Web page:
Monday 6 May 2024

Seven Stories You Missed


In a fun session at the Heritage Centre, seven people shared some gems from their family history collections.

Here's a brief summary of what you missed.

The Missing Brother

Bev told the story of how she found a grandfather's brother and his wives and children in the days before Internet databases. She ended with a lovely photo of her Mum and her mother's newly found first cousin.

The Pearly Ones

Richard told us about the Pearly Kings and Queens of London. He elaborated on their past roles as arbiters of the peace in their domain down to today as charitable workers. He shared some stunning photos of their outfits too. Read about and view some of their wonderful outfits on the Museum of London site.

The Wrong Party and the Gold Envelope

Tiny gold envelope approx. 10mm x 6mm

Joan brought along this tiny gold envelope that belonged to her grandmother. It also has a little letter inside. She told the story of how her grandfather accidentally went to the wrong party in town and that was where he met her grandmother. From age 14 until he was 65 he worked his way up in the post office with placements across country Queensland. Eventually he became a Postmaster. During WWII he was also stationed in NSW.

The Iron Hoop

Robyn shared the story of the iron hoop in the Noosa Museum and read us the story of the little French boy who was adopted by Australian soldiers in WWI. She retold the story of how they smuggled him first to Britain and then to Australia. Read more of that story here and here.

A Family History Project and a confusion of Names

Jo, a new member shared the story of how her son in Year 8 worked on his family history project. She then shared a copy of her grandmother's family history book where all the names had been changed to protect their privacy. Oh, what a mess to sort through! Her 93 yr old mother is helping to identify the persons in this book.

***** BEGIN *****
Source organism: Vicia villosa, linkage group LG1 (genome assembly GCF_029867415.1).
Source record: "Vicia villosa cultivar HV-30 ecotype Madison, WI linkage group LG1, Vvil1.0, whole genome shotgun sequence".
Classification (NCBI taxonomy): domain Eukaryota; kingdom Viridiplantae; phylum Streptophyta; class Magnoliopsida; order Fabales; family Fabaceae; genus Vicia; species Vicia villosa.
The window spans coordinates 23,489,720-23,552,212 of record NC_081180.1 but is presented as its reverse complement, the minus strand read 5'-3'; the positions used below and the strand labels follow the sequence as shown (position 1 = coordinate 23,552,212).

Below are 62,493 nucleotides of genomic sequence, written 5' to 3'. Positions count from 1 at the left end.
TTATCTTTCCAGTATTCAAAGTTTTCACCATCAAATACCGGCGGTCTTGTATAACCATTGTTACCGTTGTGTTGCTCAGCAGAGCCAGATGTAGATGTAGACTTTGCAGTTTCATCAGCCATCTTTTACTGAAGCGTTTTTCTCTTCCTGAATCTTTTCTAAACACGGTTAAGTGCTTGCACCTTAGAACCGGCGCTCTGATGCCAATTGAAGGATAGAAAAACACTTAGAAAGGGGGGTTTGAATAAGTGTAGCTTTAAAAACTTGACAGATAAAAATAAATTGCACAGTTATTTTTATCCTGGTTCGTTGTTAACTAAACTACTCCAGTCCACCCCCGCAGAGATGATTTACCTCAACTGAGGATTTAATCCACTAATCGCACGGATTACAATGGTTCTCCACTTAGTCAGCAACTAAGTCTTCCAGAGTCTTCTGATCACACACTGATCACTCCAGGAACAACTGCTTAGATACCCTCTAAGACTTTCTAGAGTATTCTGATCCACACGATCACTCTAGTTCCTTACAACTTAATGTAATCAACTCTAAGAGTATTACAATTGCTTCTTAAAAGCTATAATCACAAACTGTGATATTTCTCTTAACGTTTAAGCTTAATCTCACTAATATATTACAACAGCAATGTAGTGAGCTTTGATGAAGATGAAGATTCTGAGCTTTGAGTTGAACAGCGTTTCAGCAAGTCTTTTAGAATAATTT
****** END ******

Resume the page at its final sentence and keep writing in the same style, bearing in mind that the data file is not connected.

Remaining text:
The book with the "mystery" names

The Scrapbook

Cathy had a fascinating story of a scrapbook which had previously been the business letters book of her German Gt.Gt. grandfather. He had a business in Point Pass, South Australia in the late 19th and early 20th century. The book contained the copies of the letters he had written throughout his years in business. 

Cathy read out one letter where he wrote to a lady in nearby Robertstown saying he had visited 11 warehouses but could not find a frock that she had ordered! Imagine someone going to that effort for a customer. Some of the pages are in English and some in German, all in his copperplate handwriting.

Siblings in Line Ups

Carmel showed photos of her 6 siblings as children when their mother lined them up in age order throughout the years from 1944 until 1954. In two of the photos the children were on old converted wagon wheels, one a seesaw and one a hurdy gurdy. Nothing was wasted on that farm.
What treasures to have all those photos!
The see-saw

Keep an eye on the calendar for the next Share, Show or Tell session and come along to enjoy.

Sunday 11 February 2024

Research informs historical fiction

An enertaining meeting

 "As the American colonies whisper of liberty and revolution a young slave boy, John Randall, listens. And when the country hurtles into war, he seizes his chance, escaping to fight for the English and his freedom. John’s flight leads him across oceans: poverty and petty crime in the grey slums of Manchester; the rotting prison hulks on the Thames, and finally as a convict to a new penal colony on the other side of the world – a vast, unknown land later to be called Australia.”

On Saturday at our general meeting Jo Braithwaite presented an introduction to her book Black Randall. He was her ancestor who was transported to Australia on the First Fleet. As she researched this man she became fascinated with the circumstances that led to his deportation and his subsequent life in the early colony.

Jo has used her creative writing skills and provided his story as historical fiction, a favourite genre for many genealogists and family historians. Jo also talked about the path to publishing, including finding a mentor. 

The book will soon be available for members to borrow from our library.

Two other historical fiction authors recommended by family historians are Nathan Dylan Goodwin, who is a genealogical mystery crime novelist and M J Lee. Martin is a writer of contemporary crime, historical and genealogical mystery novels.

Thursday 18 January 2024

Family Tree UK

 What's in the magazines?

Each month we receive a print copy of the UK Family Tree magazine. 

As well as the lateset updates on family history news, this issue takes a forensic look at family heirlooms, includes a planning guide for 2024, answers some DNA questions and Richard Morgan reports on the vast vessels of the East India Company. The article about early blood transfusions is enough to make a vampire shiver!

If you are unable to read the magazine in the Heritage Centre, you may like to access the magazine on your computer or mobile device using your Noosa Libraries card. Choose Libby from this link or download the app to your mobile device.

Other magazines of interest to the family historian in Libby are shown below.

Happy reading!